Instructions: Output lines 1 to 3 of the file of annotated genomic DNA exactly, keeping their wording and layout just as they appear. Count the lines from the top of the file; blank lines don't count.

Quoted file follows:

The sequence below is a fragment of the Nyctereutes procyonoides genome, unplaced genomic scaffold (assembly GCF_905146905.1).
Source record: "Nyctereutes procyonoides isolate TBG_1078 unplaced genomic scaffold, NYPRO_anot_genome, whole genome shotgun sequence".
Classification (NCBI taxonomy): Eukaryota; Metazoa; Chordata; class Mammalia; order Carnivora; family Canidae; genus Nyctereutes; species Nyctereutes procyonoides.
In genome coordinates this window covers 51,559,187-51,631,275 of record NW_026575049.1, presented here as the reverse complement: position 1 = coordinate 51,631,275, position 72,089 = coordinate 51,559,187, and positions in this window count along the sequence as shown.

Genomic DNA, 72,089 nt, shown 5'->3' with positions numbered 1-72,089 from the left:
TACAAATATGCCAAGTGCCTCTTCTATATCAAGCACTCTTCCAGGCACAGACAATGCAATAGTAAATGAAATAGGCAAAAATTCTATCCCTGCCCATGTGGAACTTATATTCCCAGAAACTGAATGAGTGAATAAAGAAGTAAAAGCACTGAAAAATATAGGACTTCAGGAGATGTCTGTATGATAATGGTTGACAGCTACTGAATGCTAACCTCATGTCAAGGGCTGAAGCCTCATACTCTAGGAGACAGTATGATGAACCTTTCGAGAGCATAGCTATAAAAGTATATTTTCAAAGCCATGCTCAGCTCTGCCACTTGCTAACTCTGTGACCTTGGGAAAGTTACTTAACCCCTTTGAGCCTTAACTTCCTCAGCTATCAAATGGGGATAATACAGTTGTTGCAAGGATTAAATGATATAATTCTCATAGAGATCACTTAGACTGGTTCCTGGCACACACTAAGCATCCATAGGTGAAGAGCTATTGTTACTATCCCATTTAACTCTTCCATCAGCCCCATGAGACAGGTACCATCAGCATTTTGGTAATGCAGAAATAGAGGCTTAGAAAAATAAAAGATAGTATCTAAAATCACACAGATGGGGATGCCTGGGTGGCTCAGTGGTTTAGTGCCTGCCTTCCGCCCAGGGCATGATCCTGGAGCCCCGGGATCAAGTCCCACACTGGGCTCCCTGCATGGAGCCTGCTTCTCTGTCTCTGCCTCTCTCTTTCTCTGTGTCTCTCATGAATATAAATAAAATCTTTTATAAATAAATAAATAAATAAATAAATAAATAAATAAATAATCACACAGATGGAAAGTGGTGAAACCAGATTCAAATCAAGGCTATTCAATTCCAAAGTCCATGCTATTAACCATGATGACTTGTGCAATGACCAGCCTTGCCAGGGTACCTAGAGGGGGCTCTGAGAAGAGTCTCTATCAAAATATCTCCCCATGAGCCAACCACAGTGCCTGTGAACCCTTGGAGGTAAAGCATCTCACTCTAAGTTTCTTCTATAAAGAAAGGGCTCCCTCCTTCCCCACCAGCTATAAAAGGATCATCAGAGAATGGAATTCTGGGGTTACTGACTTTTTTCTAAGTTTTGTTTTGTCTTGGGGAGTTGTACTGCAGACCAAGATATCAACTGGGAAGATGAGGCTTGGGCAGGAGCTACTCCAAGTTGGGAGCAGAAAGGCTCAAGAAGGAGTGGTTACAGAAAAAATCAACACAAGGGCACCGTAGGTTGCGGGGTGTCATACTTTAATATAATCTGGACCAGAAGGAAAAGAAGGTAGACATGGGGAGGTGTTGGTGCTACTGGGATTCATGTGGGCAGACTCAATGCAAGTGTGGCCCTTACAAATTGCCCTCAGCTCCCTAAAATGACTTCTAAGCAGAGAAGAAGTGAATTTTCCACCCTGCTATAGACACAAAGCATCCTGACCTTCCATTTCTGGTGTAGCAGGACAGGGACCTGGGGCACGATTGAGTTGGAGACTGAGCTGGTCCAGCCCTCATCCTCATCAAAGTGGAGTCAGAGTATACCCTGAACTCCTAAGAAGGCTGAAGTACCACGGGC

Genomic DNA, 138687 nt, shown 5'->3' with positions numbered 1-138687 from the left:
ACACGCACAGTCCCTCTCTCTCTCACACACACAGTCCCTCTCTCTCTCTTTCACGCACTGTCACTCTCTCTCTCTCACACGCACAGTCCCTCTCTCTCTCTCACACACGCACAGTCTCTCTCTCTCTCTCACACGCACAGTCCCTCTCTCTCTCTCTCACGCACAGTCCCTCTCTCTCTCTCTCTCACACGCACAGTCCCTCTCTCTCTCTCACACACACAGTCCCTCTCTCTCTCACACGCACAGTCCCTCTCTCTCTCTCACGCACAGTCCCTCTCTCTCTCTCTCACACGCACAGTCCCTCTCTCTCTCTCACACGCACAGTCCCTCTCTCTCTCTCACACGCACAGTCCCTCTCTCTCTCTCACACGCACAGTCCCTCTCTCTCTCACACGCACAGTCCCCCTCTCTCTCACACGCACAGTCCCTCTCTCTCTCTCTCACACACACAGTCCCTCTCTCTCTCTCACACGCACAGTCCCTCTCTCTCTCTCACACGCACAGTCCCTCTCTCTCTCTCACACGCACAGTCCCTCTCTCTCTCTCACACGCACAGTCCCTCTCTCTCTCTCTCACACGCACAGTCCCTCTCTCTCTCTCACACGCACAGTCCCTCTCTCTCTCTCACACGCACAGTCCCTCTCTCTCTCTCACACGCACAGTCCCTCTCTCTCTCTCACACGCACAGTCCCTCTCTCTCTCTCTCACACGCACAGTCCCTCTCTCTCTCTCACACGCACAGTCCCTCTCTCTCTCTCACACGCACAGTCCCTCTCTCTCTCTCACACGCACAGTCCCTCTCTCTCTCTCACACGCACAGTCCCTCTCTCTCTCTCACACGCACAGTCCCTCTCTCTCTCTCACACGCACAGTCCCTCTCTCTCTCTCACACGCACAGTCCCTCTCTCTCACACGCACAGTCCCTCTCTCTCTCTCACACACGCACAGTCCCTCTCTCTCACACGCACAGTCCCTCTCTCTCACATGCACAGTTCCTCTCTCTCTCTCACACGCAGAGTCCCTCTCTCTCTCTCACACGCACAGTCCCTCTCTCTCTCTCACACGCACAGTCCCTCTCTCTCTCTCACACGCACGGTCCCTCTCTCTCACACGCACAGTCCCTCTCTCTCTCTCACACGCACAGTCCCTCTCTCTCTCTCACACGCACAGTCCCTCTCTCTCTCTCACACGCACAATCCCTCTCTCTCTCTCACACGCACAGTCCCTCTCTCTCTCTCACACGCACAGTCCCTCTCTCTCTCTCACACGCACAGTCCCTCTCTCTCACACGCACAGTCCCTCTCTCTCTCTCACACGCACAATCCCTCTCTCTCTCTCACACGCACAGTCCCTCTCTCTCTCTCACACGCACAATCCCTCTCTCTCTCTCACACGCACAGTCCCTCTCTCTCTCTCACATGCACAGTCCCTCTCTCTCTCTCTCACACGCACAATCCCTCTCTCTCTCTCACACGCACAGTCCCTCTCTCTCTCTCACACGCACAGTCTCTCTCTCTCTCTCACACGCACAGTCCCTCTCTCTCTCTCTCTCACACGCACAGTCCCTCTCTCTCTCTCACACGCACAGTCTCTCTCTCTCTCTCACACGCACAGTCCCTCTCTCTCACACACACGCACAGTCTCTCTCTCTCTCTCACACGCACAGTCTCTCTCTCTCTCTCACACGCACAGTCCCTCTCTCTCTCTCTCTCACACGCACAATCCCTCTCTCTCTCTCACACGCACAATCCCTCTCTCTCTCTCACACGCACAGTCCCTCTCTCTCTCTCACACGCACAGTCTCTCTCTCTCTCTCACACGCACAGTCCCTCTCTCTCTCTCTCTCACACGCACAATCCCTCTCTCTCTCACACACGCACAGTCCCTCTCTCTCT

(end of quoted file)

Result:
The sequence below is a fragment of the Nyctereutes procyonoides genome, unplaced genomic scaffold (assembly GCF_905146905.1).
Source record: "Nyctereutes procyonoides isolate TBG_1078 unplaced genomic scaffold, NYPRO_anot_genome, whole genome shotgun sequence".
Classification (NCBI taxonomy): Eukaryota; Metazoa; Chordata; class Mammalia; order Carnivora; family Canidae; genus Nyctereutes; species Nyctereutes procyonoides.